Laxatives And Other Therapies For Constipation
Laxatives are considered a first-line medical therapy for constipation. Many people are concerned about the use of laxatives, believing that laxatives are addictive or that their long-term use will compromise the person’s ability to have normal bowel movements.
The function of laxatives is to speed the passage of intestinal contents through the gastrointestinal tract or provide the bulk needed for normal stool formation.
Studies designed to evaluate whether laxatives and fiber therapies improve symptoms and the frequency of bowel movements in adults with chronic constipation have generally shown that fiber and laxatives decreased abdominal pain and improved stool consistency compared with placebo.
The four classes of laxatives are bulk-forming, osmotic, stimulant, and emollient.
Bulk-forming laxatives. Bulk-forming laxatives are the most commonly recommended initial treatments for constipation. Bulk-forming laxatives may work as quickly as 12 hours after use or take as long as 3 days to be effective. Some bulk-forming laxatives are derived from natural sources such as agar, psyllium, kelp, and plant gum. Others are synthetic cellulose compounds such as methylcellulose and carboxymethylcellulose. Natural and synthetic bulk-forming laxatives act similarly. They dissolve or swell in the intestines, lubricate and soften the stool, and make the passage of bowel movements easier and more frequent. Bulk-forming laxatives are not absorbed from the intestines into the body and are safe for long-term use. They are also safe for elderly patients to use (Klaschik 2003; Pietrusko 1977; Rousseau 1988; Yakabowich 1990).
Psyllium is a bulk-forming laxative that is high in fiber. Psyllium seeds contain 10 to 30 percent mucilage. The laxative properties of psyllium are caused by the swelling of the husk when it comes in contact with water. This forms a gelatinous mass and keeps the feces hydrated and soft. The resulting bulk stimulates a reflex contraction of the walls of the bowel, causing them to empty (McRorie 1998). Studies have shown that psyllium fiber is more effective than lactulose and other laxatives, and causes more frequent and bulkier bowel movements. It has also been documented to result in a lower incidence of adverse effects (Klaschik 2003; McRorie 1998).
Osmotic laxatives. Osmotic laxatives work by increasing the amount of water in the small intestine and colon, which increases the size and pliability of the stool. When ingested on an empty stomach, they may take only 1 to 2 hours to take effect. Common osmotic laxatives include milk of magnesium, sorbitol, magnesium citrate, and polyethylene glycol–based formulations. Lactulose is a prescription carbohydrate osmotic laxative that is partially broken down by bacteria in the colon into acids that cause water to accumulate in the colon. Osmotic laxatives can cause severe diarrhea and dehydration, so a physician should carefully monitor their use. In some cases, too much fluid can accumulate in the colon, causing electrolyte disorders. Polyethylene glycol does not contain electrolytes and is suggested for use in patients with heart and kidney disease.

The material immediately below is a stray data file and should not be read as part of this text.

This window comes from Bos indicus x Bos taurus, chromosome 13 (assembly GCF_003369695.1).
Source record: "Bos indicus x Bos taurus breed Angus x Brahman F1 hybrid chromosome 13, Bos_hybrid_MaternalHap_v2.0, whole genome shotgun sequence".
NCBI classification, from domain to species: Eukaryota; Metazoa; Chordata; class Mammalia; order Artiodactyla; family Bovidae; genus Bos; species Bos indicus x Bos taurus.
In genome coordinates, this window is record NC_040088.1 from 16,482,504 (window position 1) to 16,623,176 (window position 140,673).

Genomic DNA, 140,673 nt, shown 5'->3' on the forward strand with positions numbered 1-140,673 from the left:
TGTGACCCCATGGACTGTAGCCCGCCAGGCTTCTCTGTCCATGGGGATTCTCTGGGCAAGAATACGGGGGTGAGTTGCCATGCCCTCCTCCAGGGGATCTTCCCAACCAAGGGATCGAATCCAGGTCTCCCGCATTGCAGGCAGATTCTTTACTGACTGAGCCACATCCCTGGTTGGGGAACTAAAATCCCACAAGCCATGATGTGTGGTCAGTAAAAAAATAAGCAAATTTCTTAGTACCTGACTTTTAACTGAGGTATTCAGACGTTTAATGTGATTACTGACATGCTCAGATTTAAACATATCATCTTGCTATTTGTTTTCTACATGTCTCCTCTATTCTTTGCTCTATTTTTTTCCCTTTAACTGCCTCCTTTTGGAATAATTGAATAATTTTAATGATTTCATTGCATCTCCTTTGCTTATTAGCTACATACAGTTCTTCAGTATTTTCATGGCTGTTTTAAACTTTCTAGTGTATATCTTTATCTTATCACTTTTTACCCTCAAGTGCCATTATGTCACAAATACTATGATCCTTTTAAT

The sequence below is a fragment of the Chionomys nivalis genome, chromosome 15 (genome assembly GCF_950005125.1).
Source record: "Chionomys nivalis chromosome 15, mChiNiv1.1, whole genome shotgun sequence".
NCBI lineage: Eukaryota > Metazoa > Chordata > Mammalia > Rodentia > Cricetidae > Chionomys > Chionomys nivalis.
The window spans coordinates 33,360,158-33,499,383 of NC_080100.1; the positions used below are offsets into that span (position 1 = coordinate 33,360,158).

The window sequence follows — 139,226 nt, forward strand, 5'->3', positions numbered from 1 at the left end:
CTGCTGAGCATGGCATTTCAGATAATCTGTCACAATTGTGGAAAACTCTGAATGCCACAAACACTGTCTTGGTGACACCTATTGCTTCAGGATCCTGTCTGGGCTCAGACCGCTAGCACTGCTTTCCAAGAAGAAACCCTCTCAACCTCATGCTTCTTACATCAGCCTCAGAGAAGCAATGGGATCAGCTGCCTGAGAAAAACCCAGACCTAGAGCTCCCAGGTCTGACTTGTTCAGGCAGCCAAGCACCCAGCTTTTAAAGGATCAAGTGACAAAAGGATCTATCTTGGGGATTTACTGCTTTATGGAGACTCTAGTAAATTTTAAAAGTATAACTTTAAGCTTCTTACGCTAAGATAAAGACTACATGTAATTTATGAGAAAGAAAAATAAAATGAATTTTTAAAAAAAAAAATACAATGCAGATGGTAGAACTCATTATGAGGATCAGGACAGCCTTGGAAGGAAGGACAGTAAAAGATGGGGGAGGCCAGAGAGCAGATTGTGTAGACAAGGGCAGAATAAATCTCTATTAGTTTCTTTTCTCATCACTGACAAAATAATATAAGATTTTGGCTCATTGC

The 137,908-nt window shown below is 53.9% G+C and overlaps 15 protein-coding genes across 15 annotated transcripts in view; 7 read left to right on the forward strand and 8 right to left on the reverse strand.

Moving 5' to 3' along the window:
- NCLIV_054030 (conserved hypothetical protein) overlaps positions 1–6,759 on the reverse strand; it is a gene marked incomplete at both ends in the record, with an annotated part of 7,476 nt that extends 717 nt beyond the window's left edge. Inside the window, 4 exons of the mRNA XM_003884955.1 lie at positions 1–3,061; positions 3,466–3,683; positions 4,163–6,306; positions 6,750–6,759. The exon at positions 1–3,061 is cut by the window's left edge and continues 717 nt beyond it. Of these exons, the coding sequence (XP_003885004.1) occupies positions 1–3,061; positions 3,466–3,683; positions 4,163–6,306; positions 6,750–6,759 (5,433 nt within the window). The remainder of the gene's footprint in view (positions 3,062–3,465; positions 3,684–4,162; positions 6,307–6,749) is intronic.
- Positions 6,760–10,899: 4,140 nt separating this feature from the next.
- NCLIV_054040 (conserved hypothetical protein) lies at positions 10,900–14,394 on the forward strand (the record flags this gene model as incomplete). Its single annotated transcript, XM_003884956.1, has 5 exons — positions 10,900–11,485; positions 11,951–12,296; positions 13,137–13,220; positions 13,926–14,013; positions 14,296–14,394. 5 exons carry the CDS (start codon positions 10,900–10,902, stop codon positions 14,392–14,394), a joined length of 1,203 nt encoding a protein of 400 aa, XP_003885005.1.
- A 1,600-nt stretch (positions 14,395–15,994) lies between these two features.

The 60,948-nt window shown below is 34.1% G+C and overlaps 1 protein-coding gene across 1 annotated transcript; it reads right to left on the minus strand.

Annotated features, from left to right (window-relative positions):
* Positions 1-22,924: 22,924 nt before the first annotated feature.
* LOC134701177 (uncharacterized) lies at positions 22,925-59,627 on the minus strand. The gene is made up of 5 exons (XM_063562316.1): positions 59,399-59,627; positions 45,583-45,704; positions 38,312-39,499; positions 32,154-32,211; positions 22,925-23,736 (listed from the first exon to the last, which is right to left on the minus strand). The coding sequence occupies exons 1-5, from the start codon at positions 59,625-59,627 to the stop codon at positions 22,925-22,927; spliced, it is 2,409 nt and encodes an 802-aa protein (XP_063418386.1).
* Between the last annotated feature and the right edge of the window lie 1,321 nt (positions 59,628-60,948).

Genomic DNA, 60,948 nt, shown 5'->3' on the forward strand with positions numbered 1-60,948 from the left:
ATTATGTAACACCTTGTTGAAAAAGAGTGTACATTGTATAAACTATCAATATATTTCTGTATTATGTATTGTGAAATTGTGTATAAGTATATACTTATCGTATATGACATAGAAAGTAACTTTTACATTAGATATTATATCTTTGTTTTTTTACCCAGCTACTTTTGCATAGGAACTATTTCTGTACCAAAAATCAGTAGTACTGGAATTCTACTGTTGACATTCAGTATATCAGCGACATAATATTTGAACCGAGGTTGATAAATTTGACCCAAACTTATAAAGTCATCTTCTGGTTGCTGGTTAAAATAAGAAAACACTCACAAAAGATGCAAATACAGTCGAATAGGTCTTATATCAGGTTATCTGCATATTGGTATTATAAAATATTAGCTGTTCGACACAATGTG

Stimulant laxatives. Stimulant laxatives increase motor activity of the bowels by directly stimulating the nerve plexus in the intestinal wall, causing increased movement and the stimulation of local reflexes (Doughty 2002; Klaschik 2003; Schiller 2004; Wald 2003). Stimulant laxatives should only be used when osmotic laxatives have been ineffective, or in preparation for rectal or bowel examinations. Results occur in 6 to 10 hours. Examples of stimulant laxatives include senna, bisacodyl, and dehydrocholic acid. Stimulant laxatives can cause dehydration and electrolyte problems, in addition to structural and muscular changes in the colon (such as cathartic colon) with long-term use (Joo 1998). In some products, stimulant laxatives are combined with bulk-forming laxatives. Studies have shown that these combination products may be safe to use for up to a year (Phillips 2001).
Emollient laxatives. Emollient laxatives are generally divided into two groups: mineral oil and docusates. Mineral oil works by coating the inside of the colon with a thin layer of oil, which helps retain water in the colon and adds moisture and bulk to the stool. It is often used to prevent straining in patients for whom it would be dangerous to strain (Doughty 2002; Klaschik 2003; Wald 2003). Generally, if physicians recommend mineral oil supplementation for constipation, they advise taking 5 to 30 milliliters (mL) at bedtime. However, chronic mineral oil ingestion can result in malabsorption of fat-soluble vitamins and minerals (and, in some cases, can cause inflammation of the lungs). Physicians do not recommend mineral oil for continuous treatment of constipation.
Docusates promote water retention in the fecal mass, thus softening the stool. They are generally used to prevent straining and are most beneficial when the stool is hard. However, it may be 3 days before a patient experiences results. Fecal softeners should not be used exclusively but may be useful in combination with stimulant laxatives.
Prucalopride is a novel, selective and specific serotonin (5-HT4) receptor agonist that belongs to a new class of medications known as benzofurancarboxamides. Prucalopride may increase the frequency of bowel movements and improve colonic transit, which are key factors in the treatment of chronic constipation (Coremans 2003; Emmanuel 2002; Sloots 2002). It works by operating on serotonin receptors in the gut that stimulate motility.
Tegaserod is a serotonin subtype 4 receptor partial agonist for patients who have chronic constipation. Tegaserod treatment produces significant improvements in the symptoms of chronic constipation and is safe and well-tolerated (Farup 2004; Fisher 2004; Johanson 2004).